NerdWallet: On ‘hush trips,’ employees sneak off to vacation spots to work remotely. Is that so bad?


This article is reprinted by permission from NerdWallet

Emily Smith was working two jobs — at a hotel and at a retail store — when she realized she was in dire need of a break. Smith, based in Vancouver, B.C., says her employers didn’t usually approve of her vacation days, so she invented a fake family emergency, claiming she’d need to work from home. Instead, she went to Las Vegas.

“I took meetings poolside, and I timed my flights to happen outside working hours,” she says. “All my work was completed in a timely manner so neither of my bosses ever asked.”

That was back in 2012, when most jobs demanded an in-person presence. About 10 years later, more people are working remotely — or poolside, like Smith. According to U.S. Census Bureau data released in 2022, more than 27.6 million people worked primarily from home in 2021. That’s triple the number of people working from home in 2019, before the COVID-19 pandemic.

Even with the rise of remote work, some workers are hesitant or don’t feel the need to tell their employers when they plan to work from another location outside of their home. That’s why they’ve started taking “hush trips,” where employees work from a vacation destination without revealing their true whereabouts to their boss. Often, these workers will take advantage of leisure activities in their off hours, combining work and play into one trip.

Recreational vehicle rental website RVshare commissioned a survey, conducted by Wakefield Research, about hush trips and other travel trends in September 2022. According to the survey, 56% of working American adults said they are “very” or “extremely” likely to partake in a hush trip. And 36% of Generation X and millennials claim to already have one planned for 2023.

Check out: It’s one of the latest trends in camping — why drive an RV when you can have it delivered?

For those with employers who are stingy about vacation days, hush trips can provide rejuvenation. However, some employers disapprove of the secrecy and don’t want workers anywhere besides their home office, period. But does it even matter if workers share their whereabouts?

Problems that can accompany hush trips

Amy Marcum, a human resource manager with HR service provider Insperity, warns that hush trips can cause friction if word gets out.

“Some employees may feel that their colleagues are taking advantage of the generous work-from-home policies, leading to conflicts,” she says.

Executive coach Robin Pou points to another negative consequence: the breakdown of trust between employees and managers.

“The leader always finds out, driving them to wonder why the employee was trying to hide something in the first place,” he says. “This erosion of trust can be a cancer to team dynamics.”

Lisa M. Sanchez, a human resources executive at ArtCenter College of Design, says she’s not convinced employees are effective while on hush trips. 

“Who’s motivated to work when there’s a turquoise beach and a fruity drink waiting for them?” Sanchez says. “What does one do if they are called into an impromptu emergency meeting and they are in flight?”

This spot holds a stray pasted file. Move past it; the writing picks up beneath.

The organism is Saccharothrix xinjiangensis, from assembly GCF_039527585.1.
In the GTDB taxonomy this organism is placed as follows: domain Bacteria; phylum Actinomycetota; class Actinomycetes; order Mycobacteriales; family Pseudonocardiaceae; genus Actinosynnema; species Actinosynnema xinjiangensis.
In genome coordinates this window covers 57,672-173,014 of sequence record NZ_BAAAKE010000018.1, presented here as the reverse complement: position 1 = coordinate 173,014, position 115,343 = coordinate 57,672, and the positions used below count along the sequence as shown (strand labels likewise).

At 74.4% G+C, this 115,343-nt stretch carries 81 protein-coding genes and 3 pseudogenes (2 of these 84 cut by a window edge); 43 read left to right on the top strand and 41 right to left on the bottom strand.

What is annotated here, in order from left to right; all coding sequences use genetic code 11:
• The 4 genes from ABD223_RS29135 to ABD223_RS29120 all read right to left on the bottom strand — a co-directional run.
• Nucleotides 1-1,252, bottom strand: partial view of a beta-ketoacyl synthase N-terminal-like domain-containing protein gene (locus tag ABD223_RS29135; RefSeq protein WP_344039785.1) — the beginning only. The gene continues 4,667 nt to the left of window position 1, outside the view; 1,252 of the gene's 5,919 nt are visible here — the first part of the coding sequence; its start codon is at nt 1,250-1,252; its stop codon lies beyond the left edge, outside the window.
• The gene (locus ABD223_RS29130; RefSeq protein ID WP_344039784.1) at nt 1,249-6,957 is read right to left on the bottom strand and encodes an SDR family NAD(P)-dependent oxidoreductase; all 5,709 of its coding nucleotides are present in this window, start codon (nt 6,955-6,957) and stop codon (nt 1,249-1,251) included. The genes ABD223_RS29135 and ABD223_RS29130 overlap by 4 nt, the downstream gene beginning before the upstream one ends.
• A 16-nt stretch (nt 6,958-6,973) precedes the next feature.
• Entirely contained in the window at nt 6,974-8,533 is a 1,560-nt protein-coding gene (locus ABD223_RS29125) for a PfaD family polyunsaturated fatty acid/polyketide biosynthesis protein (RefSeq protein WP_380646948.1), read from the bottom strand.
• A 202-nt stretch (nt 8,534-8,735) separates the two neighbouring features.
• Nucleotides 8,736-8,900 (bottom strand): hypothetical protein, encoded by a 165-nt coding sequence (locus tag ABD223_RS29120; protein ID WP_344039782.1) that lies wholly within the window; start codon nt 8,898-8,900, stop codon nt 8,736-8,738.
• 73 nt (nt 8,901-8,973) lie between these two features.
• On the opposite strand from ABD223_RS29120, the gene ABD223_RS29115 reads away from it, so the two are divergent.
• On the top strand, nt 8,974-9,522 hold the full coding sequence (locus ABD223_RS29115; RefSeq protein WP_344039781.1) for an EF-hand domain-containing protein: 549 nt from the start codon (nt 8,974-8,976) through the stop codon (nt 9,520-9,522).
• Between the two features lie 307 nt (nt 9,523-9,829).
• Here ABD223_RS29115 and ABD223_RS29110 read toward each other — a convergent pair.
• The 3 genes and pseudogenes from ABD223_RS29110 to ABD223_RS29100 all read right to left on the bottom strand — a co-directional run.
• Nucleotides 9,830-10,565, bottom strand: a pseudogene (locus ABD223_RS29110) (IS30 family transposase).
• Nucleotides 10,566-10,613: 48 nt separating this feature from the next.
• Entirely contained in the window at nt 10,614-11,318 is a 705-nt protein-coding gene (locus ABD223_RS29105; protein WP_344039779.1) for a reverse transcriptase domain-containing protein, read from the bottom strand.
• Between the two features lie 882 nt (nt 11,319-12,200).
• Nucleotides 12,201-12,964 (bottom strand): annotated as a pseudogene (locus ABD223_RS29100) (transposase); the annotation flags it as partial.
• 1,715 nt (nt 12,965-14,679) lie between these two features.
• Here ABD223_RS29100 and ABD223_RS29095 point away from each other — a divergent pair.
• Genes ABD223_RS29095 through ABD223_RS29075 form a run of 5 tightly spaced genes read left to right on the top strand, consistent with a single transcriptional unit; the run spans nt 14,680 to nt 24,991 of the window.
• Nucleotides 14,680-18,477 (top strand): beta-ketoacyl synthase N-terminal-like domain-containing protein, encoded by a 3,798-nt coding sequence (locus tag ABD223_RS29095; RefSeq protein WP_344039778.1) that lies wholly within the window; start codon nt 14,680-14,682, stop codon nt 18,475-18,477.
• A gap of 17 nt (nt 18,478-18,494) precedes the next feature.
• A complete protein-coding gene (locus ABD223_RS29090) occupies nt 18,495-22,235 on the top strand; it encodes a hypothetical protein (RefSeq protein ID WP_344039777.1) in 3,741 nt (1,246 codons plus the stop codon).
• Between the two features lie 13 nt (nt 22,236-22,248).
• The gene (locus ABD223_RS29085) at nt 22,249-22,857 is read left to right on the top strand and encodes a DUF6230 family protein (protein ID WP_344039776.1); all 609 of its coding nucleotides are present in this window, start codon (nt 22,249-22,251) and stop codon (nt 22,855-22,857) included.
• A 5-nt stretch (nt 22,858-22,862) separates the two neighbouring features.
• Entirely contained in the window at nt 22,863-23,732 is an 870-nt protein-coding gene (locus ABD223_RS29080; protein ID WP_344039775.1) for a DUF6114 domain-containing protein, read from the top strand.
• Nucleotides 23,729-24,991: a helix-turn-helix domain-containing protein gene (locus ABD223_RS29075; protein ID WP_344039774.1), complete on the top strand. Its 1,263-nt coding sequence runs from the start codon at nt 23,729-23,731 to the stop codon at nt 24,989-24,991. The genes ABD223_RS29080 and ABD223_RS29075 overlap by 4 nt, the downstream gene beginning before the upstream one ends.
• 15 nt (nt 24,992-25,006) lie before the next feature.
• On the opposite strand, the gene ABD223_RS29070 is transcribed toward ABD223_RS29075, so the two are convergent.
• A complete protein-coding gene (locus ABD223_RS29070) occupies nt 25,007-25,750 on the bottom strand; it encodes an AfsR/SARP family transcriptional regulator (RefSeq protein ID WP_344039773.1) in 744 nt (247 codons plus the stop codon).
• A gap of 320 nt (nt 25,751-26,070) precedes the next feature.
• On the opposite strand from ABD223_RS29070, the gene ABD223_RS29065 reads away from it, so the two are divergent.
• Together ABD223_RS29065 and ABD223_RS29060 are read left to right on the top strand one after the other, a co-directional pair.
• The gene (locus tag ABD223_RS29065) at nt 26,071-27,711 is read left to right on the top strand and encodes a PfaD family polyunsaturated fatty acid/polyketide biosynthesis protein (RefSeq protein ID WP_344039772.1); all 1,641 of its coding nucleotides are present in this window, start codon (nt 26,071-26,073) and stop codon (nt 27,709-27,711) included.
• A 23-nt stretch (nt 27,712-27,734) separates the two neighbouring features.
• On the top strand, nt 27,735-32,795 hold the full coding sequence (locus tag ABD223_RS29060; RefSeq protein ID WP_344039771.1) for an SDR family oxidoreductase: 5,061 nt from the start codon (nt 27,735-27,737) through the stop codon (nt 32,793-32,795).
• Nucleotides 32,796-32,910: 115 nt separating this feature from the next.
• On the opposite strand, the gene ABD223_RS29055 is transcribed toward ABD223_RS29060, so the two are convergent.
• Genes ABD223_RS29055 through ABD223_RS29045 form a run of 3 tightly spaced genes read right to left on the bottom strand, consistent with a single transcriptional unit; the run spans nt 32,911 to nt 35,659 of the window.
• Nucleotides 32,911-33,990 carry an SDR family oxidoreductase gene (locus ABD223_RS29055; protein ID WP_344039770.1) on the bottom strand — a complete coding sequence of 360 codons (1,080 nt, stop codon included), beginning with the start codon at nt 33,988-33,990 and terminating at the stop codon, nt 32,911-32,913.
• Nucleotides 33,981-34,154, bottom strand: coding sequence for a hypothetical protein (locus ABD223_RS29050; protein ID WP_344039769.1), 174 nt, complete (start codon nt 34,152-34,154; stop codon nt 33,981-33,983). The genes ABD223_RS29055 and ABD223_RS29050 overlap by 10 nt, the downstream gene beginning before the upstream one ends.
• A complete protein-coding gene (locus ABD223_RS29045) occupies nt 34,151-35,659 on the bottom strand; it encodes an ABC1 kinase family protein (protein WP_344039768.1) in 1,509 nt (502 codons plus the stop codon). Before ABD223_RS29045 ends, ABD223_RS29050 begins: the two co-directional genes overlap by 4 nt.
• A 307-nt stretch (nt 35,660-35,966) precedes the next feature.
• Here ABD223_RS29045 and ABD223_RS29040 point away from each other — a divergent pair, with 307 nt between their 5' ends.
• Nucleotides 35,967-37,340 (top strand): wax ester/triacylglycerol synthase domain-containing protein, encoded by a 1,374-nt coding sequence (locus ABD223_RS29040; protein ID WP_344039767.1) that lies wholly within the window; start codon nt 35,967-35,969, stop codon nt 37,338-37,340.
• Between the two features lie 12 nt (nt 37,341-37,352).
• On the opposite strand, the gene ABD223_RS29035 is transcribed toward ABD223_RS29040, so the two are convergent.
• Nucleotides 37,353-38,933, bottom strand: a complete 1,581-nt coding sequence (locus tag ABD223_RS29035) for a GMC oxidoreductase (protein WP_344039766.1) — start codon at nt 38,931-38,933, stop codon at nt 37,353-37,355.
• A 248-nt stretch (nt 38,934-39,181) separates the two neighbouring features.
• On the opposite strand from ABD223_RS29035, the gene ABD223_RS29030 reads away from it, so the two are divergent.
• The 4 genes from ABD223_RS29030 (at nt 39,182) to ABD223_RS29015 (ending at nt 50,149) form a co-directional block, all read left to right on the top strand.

Then there are also security concerns around bringing employer-issued computers out of town or logging onto unknown Wi-Fi networks. Plus, there could be unexpected tax implications for employers if workers are working from another state or country too long.

You might like: This style of travel is growing more popular among the 50-plus set, and it can offer a richer, more relaxing experience

Why hush trips aren’t necessarily a bad thing

The whole premise of a hush trip might help expose problems in the workplace to begin with.

“Leaders need to look themselves in the mirror and wonder what type of environment they’ve created where their team member doesn’t feel comfortable having conversations directly with them,” Pou says.

Business and leadership coach Mariela De La Mora says the need to know where employees are at all times is “unnecessary at best, patronizing at worst.” She says some of her best coworkers were permanent digital nomads.

“Remote work only fueled their productivity and dedication to their role,” she says. “This is especially important when you employ Gen Z and younger millennials who value and expect freedom in their roles — and who won’t as easily abide by policies that feel antiquated.”

Also see: How the new trend of pay transparency could impact your bargaining power or job hunt

How employers can better support employees who want to travel

Whether pro- or anti-hush trips, there’s one thing pretty much everyone agrees on: Time off is important.

“A change in location can spark new ideas, increase productivity, improve morale, lead to higher-quality work and improve work-life balance,” Marcum says.

Sanchez says employers should create clear opportunities for employees to rest. 

“Do not unreasonably deny time off, do not create a 24/7 on-the-clock grind, and avoid engaging employees after work hours,” she says.

As for Smith, she’s since quit those two jobs, and she’s now her own boss. She runs a travel planning company called The Female Abroad. But she says even if she had to report to someone else, she’s pro-hush trips.

More From NerdWallet

Summer Travel Is Likely to Remain Hot This Year, so Book Early

Americans Prefer to Know Hotel Costs Upfront — Fees and All

Smart Money: ‘This or That’: Booking With Points vs. Cash

Sally French writes for NerdWallet. Email: Twitter: @SAFmedia.

Personal Finance Daily: Renters in these cities are spending more than 30% of their income on housing and food insecurity in America reaches the highest level in four years

Previous article

: ‘We do not do the end of life well’ in America: How hospice can help ease the last days

Next article

You may also like


Leave a reply

Your email address will not be published. Required fields are marked *

More in News